MONACO — Sharing their memories of Niki Lauda, Formula One drivers spoke fondly of the former champion’s straight-talking manner and the "amazing" legacy he left by overcoming a life-threatening crash.
Lauda died on Monday at the age of 70, less than one year after a lung transplant. The Austrian won two of his three F1 titles after coming back from a horrific crash that left him fighting for his life in a burning car at the German Grand Prix in 1976.
He remained an influential figure in F1, and after receiving his lung transplant last August he spoke about how much he appreciated receiving a hand-written letter from Ferrari driver Sebastian Vettel wishing him well.
Speaking at the Monaco Grand Prix on Wednesday, four-time F1 champion Vettel recalled the impression Lauda made on him.
"You don’t come across people like him very often, not just inside Formula One but in general. He was a unique person," Vettel said. "I feel extremely privileged I had the chance, not just to know him, but to chat with him regularly."
"His sense of humour was very straight (direct)," Vettel added. "Sometimes you couldn’t tell whether it was a joke or just a statement."
Lauda won 25 F1 races, secured 25 pole positions and 54 podium finishes as a methodical yet deceptively smooth driver. He won the F1 drivers’ championship in 1975 and 1977 with Ferrari and in 1984 with McLaren.
He remained closely involved with the F1 circuit after retiring as a driver in 1985, in recent years working as a non-executive chairman for Mercedes.
He notably played a key role in persuading British driver Lewis Hamilton to join Mercedes from McLaren in 2013, which proved an overwhelming success. Hamilton has won four of his five F1 titles driving for Mercedes and the Silver Arrows have won every drivers’ and constructors’ championship since 2014.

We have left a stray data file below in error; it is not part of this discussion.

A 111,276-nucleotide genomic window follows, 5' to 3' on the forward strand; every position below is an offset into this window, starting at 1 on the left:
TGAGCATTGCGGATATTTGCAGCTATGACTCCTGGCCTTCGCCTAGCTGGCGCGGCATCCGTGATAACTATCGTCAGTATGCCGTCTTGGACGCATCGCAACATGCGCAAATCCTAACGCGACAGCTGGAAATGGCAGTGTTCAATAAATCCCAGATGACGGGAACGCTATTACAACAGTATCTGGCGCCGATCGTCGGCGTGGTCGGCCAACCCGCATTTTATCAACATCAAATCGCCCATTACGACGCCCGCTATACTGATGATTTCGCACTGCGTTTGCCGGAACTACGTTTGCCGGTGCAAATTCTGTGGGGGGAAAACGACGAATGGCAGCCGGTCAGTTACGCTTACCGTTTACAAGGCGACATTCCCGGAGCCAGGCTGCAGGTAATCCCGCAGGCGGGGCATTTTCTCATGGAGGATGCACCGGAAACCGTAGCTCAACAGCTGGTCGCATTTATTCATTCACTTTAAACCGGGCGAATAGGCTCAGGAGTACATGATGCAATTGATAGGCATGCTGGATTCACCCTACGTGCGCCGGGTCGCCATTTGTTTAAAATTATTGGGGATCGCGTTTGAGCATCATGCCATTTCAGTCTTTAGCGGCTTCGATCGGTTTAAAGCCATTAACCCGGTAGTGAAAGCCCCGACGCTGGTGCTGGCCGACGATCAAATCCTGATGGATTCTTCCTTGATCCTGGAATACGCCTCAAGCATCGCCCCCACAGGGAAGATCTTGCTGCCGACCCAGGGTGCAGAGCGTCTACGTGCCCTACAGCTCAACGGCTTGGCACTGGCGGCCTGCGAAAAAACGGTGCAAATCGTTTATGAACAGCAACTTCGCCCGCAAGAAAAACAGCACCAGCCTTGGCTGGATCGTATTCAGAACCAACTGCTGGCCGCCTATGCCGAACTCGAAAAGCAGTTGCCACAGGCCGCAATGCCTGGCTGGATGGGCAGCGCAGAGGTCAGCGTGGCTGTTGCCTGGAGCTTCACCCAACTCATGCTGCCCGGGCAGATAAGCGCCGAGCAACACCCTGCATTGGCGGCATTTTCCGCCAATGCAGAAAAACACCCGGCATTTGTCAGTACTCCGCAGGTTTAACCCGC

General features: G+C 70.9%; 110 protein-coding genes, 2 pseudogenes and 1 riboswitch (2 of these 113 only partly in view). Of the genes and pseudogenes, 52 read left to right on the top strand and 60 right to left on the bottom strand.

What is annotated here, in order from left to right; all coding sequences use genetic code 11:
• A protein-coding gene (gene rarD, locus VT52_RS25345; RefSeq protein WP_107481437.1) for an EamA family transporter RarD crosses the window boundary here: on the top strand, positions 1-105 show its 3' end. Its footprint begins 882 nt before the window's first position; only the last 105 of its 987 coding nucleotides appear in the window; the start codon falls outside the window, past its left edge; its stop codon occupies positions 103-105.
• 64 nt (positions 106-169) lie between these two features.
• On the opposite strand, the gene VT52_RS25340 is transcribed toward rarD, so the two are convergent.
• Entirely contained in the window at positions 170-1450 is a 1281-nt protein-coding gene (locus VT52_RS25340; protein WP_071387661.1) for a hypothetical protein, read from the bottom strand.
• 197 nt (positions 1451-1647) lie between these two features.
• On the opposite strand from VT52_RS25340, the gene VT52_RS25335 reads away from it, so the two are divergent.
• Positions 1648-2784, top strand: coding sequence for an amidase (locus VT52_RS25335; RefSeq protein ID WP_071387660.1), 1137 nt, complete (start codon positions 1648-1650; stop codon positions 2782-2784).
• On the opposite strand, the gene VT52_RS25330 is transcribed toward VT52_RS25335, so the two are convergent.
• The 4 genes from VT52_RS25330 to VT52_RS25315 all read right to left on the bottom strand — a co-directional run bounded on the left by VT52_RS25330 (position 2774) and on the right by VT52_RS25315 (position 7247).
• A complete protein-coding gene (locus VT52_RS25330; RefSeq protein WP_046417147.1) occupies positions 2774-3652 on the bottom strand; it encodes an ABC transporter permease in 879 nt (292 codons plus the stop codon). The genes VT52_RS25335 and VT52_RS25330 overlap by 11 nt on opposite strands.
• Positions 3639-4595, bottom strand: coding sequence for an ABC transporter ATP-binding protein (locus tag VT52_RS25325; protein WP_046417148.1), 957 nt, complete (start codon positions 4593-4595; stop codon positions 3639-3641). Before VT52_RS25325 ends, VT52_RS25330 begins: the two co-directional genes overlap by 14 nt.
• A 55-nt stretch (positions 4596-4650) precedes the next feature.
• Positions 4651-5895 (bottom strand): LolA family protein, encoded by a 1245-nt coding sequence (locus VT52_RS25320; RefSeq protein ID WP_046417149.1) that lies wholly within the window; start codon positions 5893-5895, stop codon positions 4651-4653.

Hamilton was scheduled to attend Wednesday’s F1 news conference, but was given dispensation by governing body FIA to miss it under the circumstances. Teammate Valtteri Bottas, who joined Mercedes two year ago, attended and spoke of Lauda’s impact at Mercedes.
"He meant a lot to me and every single team member. He was a massive motivation for everyone," Bottas said. "I’ll never forget many good moments."
Lauda was known well beyond F1, and even the world of sport itself, after his brush with death 43 years ago.
The Austrian driver was leading the 1976 F1 championship when he almost died crashing at the German Grand Prix’s treacherously tough 14-mile Nuerburgring circuit on Aug 1. He had urged fellow drivers to boycott the race but a vote went against him.
After he lost control at a turn early on, his car burst into flames and he was trapped in the scorching cockpit until four drivers and race stewards helped get out.
But Lauda had suffered third-degree burns to his head and face that left him scarred for life, lost most of his right ear, and inhaled toxic gases that damaged his lungs. His condition was so bad that he received the last rites at the hospital.
But Lauda returned to the circuit 40 days later — having missed just two races — and finished fourth at the Italian GP. He even endured further pain after that race, having to rip off his balaclava as it stuck agonizingly to the blood-stained bandages on his head.
"The legacy he leaves is amazing," said Renault driver Daniel Ricciardo. "It was astonishing to say the least."
Williams driver Robert Kubica, who needed seven hours of surgery to save his right hand after a rally accident in 2011, paid his own tribute.
"My hopes were to meet him but unfortunately it won’t happen," Kubica said. "He wrote a big chapter in this sport, not only as a driver."